The FPC, which first made the comments in the record of its Nov. 23 quarterly meeting, recommended that banks “give serious consideration” to raising external capital. The committee “recognized that there were risks associated with attempting to raise fresh external capital in a stressed market environment,” it said today in the report in London. “These concerns were outweighed by the potential benefits of raising additional capital to the resilience of the system as a whole.”
Bank of England Governor Mervyn King urged banks last week to enhance efforts to bolster their defenses against the euro area’s debt turmoil, which now looks like a “systemic crisis.” The FPC recommended the Financial Services Authority encourage banks to disclose leverage ratios to investors by the start of 2013, and said that if banks’ earnings aren’t enough to build capital, they should limit payments of bonuses and dividends.
In today’s record of the meeting, the FPC said that dividend policy “should be used actively” and it saw a “strong case for limiting distributions to staff, although this might not be costless.”
Regulators Face Grilling by Congress on Volcker Rule, Dodd-Frank
Regulators implementing the Dodd-Frank Act face questions from U.S. lawmakers today over progress on required new rules, including provisions of a proposal to bar Wall Street firms from proprietary trading.
The Treasury Department, Federal Reserve and other financial regulators have spent more than a year drafting rules required by the law, which also includes new regulations for the $708 trillion global swaps market, tools to wind down failing financial firms and enhanced supervisory powers over the largest and most interconnected companies.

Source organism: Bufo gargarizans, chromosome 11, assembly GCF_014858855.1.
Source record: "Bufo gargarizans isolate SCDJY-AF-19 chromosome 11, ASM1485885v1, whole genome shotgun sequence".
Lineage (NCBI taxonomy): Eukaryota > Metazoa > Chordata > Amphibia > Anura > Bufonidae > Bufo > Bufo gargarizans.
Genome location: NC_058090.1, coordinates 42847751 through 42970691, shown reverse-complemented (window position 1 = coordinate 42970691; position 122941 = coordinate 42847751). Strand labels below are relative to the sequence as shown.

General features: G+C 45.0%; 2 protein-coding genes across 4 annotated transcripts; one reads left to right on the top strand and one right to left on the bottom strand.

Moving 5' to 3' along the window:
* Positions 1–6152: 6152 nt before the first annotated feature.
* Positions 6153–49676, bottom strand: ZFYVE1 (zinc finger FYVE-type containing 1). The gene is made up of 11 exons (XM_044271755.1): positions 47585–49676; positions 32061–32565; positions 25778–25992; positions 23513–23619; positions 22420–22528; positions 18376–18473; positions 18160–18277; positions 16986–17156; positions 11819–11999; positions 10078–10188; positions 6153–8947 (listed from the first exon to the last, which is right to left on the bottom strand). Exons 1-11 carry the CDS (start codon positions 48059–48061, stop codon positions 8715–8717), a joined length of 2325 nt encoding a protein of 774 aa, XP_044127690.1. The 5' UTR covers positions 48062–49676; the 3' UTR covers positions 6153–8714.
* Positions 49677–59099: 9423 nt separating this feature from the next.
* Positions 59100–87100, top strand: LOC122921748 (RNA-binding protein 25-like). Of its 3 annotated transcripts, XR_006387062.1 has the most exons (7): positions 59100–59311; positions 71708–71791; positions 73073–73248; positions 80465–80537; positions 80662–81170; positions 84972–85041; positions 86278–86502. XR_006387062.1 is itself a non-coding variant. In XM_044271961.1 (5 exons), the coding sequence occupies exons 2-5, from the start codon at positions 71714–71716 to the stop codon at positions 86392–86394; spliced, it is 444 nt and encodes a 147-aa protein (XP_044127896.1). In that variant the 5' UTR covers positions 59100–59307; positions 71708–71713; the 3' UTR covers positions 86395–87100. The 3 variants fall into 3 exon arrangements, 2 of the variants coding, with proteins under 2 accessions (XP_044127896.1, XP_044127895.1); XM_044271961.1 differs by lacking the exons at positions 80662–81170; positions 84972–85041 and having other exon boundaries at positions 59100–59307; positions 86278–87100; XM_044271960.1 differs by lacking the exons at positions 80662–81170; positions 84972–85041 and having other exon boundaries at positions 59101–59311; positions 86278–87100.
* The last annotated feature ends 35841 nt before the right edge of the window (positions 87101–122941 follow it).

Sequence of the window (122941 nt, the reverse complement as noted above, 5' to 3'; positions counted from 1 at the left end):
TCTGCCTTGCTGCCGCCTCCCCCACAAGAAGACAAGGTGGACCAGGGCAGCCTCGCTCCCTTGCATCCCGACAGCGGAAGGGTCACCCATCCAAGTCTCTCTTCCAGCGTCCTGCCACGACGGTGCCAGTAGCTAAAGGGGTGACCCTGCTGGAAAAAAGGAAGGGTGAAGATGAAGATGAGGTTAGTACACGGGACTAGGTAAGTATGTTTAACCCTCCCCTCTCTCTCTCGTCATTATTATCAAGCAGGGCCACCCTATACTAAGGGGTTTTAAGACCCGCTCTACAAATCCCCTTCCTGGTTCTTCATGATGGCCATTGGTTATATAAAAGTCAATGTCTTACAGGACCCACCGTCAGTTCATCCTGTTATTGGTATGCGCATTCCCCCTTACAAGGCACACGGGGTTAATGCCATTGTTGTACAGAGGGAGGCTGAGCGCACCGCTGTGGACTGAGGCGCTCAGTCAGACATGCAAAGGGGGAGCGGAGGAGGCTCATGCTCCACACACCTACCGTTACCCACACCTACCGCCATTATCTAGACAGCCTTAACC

Regulators are working on hundreds of rules required by the law. Some agencies are struggling to meet deadlines or postponing rulemakings until 2012 amid budget cuts and strained resources.
Securities and Exchange Commission Chairman Mary Schapiro argued that her agency won’t be able to do its job without a bigger budget in 2012.
A draft of the Volcker rule, named for former Federal Reserve Chairman Paul Volcker, released by regulators in October has drawn criticism from both Democratic and Republican lawmakers as well as banks. Some say it is too complex and lacks clarity, others that it is either too tough or too easy on Wall Street.
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Insurers Pay $53 Million in Death Benefits After New York Probe
Life insurers paid $52.6 million in death benefits after New York’s banking and insurance regulator forced the companies to use government data to identify cases where they hadn’t paid claims.
Almost 8,000 beneficiaries received the money, according to a statement yesterday from the New York Department of Financial Services. Claims are being processed on an additional 27,889 polices for which matches were found. About 1 million policies need further checking as a result of the department’s probe, according to the statement.